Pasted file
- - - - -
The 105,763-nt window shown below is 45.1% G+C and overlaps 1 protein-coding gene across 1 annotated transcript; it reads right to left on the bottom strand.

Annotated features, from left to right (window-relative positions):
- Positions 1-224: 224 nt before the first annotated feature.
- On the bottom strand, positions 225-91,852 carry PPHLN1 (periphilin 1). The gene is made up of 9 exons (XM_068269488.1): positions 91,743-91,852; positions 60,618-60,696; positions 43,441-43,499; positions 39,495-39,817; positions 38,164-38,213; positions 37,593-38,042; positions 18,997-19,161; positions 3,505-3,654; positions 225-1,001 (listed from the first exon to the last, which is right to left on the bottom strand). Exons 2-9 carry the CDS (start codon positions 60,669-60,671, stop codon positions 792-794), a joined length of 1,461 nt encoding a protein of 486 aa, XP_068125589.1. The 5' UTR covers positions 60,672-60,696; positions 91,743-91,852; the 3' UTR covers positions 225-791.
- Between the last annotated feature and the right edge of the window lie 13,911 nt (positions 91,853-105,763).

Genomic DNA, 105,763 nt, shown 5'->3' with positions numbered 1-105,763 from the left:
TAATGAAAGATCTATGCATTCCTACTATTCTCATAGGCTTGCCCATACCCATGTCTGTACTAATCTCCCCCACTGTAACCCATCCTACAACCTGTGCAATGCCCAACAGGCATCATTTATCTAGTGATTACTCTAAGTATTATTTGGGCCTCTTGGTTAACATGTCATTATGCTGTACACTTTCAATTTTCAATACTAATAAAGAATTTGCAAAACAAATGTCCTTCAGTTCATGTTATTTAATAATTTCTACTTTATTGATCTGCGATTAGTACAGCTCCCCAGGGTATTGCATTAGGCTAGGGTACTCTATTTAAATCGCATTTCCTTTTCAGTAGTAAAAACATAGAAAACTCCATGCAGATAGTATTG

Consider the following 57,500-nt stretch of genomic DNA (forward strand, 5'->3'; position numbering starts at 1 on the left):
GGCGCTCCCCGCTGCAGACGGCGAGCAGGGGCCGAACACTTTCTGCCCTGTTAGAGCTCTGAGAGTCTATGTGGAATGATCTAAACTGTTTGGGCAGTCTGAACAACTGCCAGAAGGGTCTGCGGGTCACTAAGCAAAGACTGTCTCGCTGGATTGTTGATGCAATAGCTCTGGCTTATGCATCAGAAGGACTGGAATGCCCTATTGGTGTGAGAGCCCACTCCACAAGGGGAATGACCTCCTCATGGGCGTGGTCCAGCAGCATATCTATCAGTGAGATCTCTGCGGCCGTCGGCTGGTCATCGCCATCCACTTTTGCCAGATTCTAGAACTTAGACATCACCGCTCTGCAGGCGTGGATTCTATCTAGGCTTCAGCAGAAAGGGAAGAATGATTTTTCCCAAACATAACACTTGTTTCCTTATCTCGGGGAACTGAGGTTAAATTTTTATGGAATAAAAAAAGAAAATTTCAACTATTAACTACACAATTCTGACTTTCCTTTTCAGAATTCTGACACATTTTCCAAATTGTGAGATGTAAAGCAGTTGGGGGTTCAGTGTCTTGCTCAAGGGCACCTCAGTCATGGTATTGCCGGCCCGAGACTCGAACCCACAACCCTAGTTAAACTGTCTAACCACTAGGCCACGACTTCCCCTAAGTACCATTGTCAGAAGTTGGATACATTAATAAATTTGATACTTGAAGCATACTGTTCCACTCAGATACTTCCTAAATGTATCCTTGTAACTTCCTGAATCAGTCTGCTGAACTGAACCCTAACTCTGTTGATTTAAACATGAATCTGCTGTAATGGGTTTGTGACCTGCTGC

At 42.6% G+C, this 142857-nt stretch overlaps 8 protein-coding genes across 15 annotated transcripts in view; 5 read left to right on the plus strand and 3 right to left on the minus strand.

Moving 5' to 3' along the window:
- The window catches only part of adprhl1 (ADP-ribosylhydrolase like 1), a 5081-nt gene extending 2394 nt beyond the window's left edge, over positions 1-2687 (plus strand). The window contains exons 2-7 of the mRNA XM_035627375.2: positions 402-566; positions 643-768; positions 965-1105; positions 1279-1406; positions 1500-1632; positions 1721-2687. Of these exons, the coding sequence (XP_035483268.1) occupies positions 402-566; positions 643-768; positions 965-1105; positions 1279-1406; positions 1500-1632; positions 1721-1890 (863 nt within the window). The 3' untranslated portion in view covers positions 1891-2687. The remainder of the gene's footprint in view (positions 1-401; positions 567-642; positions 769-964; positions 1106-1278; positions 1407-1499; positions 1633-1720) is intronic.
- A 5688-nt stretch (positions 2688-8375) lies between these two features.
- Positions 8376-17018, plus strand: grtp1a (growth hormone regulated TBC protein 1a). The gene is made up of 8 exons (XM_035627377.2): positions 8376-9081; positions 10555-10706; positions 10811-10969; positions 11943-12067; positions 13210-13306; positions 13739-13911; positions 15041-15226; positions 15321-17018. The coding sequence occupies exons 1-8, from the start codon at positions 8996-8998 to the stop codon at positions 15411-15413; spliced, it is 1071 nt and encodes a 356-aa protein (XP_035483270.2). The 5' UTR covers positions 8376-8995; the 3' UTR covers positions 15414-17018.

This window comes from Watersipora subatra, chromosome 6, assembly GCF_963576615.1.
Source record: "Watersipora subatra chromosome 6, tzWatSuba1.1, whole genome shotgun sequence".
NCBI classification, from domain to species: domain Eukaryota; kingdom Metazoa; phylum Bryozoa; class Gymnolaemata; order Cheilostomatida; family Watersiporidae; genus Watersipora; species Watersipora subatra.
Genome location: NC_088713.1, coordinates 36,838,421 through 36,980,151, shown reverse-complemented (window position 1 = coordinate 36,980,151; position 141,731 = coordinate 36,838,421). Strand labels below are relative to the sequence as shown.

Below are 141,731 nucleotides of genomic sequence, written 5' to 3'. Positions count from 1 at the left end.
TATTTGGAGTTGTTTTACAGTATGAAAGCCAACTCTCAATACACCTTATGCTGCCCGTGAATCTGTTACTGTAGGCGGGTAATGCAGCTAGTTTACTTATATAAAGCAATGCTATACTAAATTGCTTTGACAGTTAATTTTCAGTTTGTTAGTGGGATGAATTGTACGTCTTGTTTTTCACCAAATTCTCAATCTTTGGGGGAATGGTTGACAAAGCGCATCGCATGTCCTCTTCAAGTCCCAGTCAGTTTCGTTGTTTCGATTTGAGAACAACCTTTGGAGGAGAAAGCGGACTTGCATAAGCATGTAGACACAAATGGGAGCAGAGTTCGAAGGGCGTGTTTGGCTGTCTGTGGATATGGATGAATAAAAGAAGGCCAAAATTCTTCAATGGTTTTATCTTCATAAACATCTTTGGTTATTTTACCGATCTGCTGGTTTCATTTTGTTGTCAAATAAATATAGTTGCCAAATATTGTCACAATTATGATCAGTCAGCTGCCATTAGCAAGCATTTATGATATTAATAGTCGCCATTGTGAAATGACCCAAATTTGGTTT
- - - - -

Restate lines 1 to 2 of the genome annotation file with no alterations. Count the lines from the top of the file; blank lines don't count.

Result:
The 105,763-nt window shown below is 45.1% G+C and overlaps 1 protein-coding gene across 1 annotated transcript; it reads right to left on the bottom strand.

Annotated features, from left to right (window-relative positions):